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Press Releases

December 18, 2007
The Federal Reserve Board (FRB) is uniquely positioned to restore confidence in the housing market because it is the one federal agency with the authority to set standards for all home loan originators. Unfortunately, the proposed rules issued by the FRB today represent yet another missed opportunity for the agency to rein in practices that have hurt millions of American families. The FRB's proposed rules are riddled with loopholes. Rather than eliminating the root causes of the subprime foreclosure crisis, which in turn would encourage a truly competitive market for home loans, the FRB'...
December 13, 2007
Center for Responsible Lending research finds that the payday lending debt trap persists even in states that restrict payday loans while exempting them from interest rate caps. In "Springing the Debt Trap," CRL finds that high numbers of borrowers are still caught in payday loans for long periods of time, even in states that have passed certain provisions intended to stop this cycle. No measure short of an interest rate cap has effectively addressed the repeat borrowing that advocates, policymakers, and the industry itself agree is the central problem with payday lending. "Enforcing an...
December 11, 2007
The payday lending trade group Community Financial Services Association (CFSA) is using a working paper based on insufficient data to claim that working families are worse off in states with strong consumer lending laws that cover payday lending. (Read CRL's critique of the paper.) Payday loans trap borrowers in loans they cannot afford to pay off at interest rates in the range of 400 percent. Payday lenders are not operating in a dozen states that have interest rate caps at or around 36 percent for consumer loans. Two researchers affiliated with the Federal Reserve Bank of New York...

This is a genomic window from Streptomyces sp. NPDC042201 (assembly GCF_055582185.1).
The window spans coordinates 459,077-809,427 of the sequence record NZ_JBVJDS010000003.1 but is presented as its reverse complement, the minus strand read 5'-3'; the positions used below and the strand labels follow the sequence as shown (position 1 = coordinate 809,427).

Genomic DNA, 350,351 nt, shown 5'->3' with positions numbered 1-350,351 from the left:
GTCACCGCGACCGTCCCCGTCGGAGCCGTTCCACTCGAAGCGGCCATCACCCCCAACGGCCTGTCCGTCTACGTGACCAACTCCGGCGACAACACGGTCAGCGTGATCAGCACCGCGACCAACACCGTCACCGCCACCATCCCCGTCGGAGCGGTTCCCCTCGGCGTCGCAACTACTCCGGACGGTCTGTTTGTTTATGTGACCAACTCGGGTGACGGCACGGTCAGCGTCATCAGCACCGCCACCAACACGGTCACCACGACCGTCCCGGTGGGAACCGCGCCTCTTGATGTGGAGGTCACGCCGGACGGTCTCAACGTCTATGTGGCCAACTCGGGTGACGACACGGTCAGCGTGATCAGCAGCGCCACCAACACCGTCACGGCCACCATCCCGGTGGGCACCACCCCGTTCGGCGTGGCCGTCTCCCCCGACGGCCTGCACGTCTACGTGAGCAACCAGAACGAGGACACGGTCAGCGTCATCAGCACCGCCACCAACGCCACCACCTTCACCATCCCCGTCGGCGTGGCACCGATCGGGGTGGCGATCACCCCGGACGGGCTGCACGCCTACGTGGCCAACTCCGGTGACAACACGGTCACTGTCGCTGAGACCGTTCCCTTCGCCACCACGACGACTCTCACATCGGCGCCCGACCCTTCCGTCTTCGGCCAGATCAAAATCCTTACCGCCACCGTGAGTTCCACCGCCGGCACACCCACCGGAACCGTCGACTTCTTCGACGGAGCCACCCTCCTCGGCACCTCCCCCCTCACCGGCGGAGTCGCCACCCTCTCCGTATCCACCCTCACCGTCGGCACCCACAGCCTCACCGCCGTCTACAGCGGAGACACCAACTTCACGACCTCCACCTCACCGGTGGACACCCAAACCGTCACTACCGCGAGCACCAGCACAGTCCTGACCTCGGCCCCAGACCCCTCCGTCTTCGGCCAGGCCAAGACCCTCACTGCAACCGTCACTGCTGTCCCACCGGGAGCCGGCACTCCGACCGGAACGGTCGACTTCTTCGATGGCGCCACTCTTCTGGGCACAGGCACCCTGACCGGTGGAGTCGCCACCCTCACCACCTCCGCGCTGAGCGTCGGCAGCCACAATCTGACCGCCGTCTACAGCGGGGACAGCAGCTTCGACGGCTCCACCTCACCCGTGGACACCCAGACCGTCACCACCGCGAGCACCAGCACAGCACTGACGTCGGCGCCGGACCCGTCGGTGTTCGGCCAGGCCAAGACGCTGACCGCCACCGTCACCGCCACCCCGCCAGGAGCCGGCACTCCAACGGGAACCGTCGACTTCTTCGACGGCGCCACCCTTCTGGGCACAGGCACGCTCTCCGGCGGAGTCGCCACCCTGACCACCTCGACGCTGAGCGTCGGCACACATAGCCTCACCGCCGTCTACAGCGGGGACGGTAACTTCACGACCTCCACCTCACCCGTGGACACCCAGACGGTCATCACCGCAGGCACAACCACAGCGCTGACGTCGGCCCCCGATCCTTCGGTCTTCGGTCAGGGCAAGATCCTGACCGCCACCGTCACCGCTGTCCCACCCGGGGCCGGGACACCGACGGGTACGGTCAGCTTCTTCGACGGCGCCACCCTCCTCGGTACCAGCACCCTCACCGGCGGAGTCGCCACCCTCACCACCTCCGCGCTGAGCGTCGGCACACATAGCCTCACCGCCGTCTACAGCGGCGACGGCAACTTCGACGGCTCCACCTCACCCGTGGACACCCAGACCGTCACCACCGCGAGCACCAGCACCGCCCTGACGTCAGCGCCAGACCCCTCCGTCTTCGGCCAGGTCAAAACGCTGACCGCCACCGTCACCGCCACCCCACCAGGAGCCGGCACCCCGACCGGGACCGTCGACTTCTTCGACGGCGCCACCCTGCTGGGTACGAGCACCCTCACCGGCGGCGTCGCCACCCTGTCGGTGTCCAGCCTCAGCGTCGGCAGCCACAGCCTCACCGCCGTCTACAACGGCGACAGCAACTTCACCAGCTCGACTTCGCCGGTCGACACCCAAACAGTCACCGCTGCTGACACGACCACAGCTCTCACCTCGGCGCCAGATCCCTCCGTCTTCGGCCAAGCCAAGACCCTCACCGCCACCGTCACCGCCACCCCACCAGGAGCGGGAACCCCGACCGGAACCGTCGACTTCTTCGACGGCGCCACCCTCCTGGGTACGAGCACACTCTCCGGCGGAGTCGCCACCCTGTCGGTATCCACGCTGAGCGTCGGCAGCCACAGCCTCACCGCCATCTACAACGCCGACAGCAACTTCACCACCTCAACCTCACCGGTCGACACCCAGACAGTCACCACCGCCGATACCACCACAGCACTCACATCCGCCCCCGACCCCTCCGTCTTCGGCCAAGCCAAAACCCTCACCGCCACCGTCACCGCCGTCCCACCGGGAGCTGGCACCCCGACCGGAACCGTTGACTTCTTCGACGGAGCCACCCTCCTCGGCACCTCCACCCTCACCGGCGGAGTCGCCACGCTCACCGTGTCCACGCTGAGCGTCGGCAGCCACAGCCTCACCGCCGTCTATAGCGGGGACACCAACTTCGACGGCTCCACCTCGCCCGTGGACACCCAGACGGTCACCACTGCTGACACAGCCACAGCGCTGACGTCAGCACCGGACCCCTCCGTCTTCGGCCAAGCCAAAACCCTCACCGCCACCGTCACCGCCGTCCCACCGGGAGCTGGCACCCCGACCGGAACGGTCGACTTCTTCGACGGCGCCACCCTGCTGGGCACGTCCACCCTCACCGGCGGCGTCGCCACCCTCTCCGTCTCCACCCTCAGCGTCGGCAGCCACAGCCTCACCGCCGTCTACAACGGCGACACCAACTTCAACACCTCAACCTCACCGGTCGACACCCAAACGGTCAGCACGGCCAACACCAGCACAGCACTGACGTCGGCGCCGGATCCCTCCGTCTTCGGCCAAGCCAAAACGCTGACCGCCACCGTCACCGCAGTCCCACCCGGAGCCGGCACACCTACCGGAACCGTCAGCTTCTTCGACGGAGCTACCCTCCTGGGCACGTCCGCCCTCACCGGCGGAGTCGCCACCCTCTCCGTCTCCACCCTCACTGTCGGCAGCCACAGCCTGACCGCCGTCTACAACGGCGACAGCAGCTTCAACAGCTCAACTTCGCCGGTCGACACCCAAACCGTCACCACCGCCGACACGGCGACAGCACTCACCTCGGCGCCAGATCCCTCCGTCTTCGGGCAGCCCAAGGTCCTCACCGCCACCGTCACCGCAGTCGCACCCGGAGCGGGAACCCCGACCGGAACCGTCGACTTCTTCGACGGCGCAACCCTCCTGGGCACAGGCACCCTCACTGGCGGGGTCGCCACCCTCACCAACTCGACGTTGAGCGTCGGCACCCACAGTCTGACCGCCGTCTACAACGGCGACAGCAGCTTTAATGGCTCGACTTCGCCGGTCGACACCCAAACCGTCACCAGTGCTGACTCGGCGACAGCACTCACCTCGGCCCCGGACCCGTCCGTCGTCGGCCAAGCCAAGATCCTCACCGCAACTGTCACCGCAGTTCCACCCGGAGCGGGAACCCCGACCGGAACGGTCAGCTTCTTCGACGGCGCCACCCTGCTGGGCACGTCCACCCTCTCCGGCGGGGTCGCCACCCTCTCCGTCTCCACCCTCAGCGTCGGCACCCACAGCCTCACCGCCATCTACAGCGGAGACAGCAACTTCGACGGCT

December 6, 2007
With 2 million foreclosures predicted over the next two years, the plan announced by President Bush for targeted loan modifications for some subprime borrowers is a positive, but very limited, first step. CRL estimates the President's plan will only help about 7% of subprime borrowers—about 145,000 families—because of the program's limited scope. For example, the plan does nothing to help hundreds of thousands of subprime borrowers who received "exploding" 2/28 adjustable-rate mortgages in 2005 (because these will have reset before the effective date of this plan) and those...
November 20, 2007
Gov. Arnold Schwarzenegger and California mortgage lenders Countrywide, GMAC, Litton and HomeEq announced today that they plan to follow the direction of FDIC Chairman Sheila Bair and institute systematic loan modifications for borrowers with resetting ARMs. This unprecedented move is expected to provide relief for tens of thousands of California borrowers and, if properly implemented, should serve as a model for other states experiencing record numbers of foreclosures. "Loan modifications that place borrowers into sustainable, affordable loans are the best ways to stem the foreclosure...